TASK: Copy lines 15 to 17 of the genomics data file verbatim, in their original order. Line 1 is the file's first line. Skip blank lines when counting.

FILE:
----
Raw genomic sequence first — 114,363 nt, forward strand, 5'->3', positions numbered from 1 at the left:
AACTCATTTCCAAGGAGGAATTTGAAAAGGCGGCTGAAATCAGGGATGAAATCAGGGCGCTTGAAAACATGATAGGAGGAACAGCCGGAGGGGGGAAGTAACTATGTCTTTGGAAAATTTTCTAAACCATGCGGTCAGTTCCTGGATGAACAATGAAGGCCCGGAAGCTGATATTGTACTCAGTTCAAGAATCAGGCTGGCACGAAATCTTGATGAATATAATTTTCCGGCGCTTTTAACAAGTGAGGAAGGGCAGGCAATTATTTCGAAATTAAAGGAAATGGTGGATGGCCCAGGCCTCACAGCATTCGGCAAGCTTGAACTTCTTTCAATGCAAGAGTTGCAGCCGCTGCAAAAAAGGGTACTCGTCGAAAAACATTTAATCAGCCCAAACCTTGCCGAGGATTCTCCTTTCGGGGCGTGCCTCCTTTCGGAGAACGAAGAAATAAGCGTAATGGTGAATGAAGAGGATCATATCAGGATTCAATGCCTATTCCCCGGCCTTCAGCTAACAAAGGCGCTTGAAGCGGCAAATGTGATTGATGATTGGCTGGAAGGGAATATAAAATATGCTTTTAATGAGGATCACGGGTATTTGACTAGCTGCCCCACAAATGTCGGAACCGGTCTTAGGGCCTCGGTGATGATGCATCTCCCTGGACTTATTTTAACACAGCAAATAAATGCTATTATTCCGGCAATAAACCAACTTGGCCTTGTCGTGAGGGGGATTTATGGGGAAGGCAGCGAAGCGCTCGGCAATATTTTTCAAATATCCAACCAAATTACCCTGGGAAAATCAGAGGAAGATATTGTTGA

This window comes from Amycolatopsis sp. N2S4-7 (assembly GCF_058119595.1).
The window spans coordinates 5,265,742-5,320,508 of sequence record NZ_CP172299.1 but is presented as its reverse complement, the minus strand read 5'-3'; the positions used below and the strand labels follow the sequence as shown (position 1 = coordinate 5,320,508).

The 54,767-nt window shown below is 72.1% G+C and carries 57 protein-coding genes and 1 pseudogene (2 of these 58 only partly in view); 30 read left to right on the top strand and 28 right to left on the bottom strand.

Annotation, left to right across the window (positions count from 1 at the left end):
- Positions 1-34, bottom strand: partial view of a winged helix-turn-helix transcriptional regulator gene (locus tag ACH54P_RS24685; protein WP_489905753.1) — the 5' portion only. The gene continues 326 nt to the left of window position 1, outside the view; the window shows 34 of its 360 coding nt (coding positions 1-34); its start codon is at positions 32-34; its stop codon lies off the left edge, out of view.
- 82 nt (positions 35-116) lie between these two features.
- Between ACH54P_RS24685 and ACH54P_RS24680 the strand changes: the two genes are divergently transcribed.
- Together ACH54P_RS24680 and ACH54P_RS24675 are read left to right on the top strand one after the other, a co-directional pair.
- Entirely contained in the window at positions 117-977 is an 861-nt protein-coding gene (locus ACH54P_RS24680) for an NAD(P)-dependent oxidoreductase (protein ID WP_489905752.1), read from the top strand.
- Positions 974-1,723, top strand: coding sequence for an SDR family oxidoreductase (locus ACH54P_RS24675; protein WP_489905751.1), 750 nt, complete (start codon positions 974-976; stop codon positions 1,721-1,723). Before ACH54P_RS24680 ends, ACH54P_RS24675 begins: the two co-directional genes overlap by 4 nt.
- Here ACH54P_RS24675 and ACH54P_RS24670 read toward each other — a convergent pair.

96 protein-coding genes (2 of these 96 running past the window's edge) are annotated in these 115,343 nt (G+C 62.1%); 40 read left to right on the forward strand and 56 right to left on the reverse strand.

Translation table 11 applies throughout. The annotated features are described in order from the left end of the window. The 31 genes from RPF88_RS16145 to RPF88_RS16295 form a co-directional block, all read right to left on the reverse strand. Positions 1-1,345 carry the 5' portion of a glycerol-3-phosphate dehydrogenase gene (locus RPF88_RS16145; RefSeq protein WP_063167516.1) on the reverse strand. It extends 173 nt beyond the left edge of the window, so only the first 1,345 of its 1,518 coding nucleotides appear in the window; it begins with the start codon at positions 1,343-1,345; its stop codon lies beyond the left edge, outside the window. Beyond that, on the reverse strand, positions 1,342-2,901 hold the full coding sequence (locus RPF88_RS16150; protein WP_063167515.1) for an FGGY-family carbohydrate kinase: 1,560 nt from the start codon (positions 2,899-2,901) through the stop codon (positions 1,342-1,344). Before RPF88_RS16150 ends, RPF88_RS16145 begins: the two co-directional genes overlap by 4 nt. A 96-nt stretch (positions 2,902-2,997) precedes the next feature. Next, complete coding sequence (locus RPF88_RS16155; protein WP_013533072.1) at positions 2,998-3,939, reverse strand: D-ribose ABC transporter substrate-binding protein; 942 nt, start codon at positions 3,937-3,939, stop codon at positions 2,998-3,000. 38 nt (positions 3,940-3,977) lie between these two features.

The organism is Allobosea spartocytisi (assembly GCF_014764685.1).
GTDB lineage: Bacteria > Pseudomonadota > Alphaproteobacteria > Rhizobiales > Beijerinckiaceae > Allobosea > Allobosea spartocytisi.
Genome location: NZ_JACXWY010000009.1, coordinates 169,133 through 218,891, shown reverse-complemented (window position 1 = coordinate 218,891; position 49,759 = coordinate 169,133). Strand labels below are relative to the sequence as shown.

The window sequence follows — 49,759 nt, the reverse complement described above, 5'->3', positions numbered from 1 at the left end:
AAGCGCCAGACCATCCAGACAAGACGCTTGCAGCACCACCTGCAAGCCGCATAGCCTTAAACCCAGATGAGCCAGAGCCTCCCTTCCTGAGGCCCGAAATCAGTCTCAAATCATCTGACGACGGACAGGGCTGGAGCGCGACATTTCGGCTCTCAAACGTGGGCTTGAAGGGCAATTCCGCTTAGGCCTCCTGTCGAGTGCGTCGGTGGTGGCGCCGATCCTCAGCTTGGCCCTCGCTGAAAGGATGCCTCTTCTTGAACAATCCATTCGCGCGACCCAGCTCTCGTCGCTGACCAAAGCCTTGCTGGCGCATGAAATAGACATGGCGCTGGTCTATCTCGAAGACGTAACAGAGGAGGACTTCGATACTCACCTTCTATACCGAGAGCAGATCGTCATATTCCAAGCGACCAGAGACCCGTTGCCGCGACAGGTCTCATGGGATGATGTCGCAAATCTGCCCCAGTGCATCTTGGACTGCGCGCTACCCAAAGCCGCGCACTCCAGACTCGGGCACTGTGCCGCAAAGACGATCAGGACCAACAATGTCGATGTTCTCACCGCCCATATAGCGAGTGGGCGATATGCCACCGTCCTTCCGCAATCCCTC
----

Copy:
Translation table 11 applies throughout. The annotated features are described in order from the left end of the window. The 31 genes from RPF88_RS16145 to RPF88_RS16295 form a co-directional block, all read right to left on the reverse strand. Positions 1-1,345 carry the 5' portion of a glycerol-3-phosphate dehydrogenase gene (locus RPF88_RS16145; RefSeq protein WP_063167516.1) on the reverse strand. It extends 173 nt beyond the left edge of the window, so only the first 1,345 of its 1,518 coding nucleotides appear in the window; it begins with the start codon at positions 1,343-1,345; its stop codon lies beyond the left edge, outside the window. Beyond that, on the reverse strand, positions 1,342-2,901 hold the full coding sequence (locus RPF88_RS16150; protein WP_063167515.1) for an FGGY-family carbohydrate kinase: 1,560 nt from the start codon (positions 2,899-2,901) through the stop codon (positions 1,342-1,344). Before RPF88_RS16150 ends, RPF88_RS16145 begins: the two co-directional genes overlap by 4 nt. A 96-nt stretch (positions 2,902-2,997) precedes the next feature. Next, complete coding sequence (locus RPF88_RS16155; protein WP_013533072.1) at positions 2,998-3,939, reverse strand: D-ribose ABC transporter substrate-binding protein; 942 nt, start codon at positions 3,937-3,939, stop codon at positions 2,998-3,000. 38 nt (positions 3,940-3,977) lie between these two features.

The organism is Allobosea spartocytisi (assembly GCF_014764685.1).
GTDB lineage: Bacteria > Pseudomonadota > Alphaproteobacteria > Rhizobiales > Beijerinckiaceae > Allobosea > Allobosea spartocytisi.